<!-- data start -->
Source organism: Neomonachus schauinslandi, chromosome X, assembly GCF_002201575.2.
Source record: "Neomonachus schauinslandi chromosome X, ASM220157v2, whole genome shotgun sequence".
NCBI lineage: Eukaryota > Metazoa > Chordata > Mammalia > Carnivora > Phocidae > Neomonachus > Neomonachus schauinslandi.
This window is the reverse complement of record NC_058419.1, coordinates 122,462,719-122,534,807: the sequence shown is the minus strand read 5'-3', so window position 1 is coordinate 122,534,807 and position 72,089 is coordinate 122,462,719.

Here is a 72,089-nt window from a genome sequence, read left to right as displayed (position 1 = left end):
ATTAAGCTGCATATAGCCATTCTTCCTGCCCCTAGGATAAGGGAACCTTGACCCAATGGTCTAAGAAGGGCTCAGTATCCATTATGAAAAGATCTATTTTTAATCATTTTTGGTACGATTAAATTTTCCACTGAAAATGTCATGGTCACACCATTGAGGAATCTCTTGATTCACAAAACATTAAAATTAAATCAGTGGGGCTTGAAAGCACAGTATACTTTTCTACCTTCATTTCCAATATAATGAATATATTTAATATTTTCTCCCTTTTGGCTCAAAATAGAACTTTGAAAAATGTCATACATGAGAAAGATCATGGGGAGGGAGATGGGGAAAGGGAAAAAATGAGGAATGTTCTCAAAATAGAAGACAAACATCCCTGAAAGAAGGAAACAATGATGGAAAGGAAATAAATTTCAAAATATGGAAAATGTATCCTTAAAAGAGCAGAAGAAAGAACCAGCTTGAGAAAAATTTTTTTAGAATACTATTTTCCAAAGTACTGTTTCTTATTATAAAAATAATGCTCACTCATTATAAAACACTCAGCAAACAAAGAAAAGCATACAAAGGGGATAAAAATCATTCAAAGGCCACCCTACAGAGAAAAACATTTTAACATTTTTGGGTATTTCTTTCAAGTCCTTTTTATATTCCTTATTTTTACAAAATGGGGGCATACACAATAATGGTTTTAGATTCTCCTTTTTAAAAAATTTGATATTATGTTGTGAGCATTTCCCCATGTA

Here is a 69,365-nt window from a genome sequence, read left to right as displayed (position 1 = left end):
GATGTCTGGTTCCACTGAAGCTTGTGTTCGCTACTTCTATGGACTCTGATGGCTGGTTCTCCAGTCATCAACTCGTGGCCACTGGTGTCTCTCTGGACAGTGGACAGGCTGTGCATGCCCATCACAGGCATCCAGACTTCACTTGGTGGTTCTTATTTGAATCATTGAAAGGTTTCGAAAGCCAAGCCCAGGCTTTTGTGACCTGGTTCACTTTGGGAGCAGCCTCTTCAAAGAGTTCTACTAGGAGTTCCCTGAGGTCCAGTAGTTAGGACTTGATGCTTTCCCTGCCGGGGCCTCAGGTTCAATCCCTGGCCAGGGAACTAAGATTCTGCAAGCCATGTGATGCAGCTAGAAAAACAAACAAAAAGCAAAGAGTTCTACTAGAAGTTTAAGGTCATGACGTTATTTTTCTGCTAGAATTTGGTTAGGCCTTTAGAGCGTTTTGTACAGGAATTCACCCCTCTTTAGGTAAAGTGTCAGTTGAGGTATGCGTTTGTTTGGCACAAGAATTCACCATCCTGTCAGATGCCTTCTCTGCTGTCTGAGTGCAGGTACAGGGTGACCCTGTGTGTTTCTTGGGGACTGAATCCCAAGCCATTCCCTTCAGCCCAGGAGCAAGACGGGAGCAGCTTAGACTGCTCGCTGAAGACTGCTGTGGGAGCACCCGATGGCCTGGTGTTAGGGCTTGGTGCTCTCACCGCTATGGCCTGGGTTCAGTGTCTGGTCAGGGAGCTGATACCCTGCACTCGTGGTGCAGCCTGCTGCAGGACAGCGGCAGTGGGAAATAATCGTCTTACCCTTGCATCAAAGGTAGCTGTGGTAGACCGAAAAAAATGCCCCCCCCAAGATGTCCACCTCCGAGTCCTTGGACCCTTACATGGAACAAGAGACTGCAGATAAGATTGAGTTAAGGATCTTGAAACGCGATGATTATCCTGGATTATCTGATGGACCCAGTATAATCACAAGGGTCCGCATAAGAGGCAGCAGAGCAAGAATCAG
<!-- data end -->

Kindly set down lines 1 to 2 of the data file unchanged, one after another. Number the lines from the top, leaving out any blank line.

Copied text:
Source organism: Neomonachus schauinslandi, chromosome X, assembly GCF_002201575.2.
Source record: "Neomonachus schauinslandi chromosome X, ASM220157v2, whole genome shotgun sequence".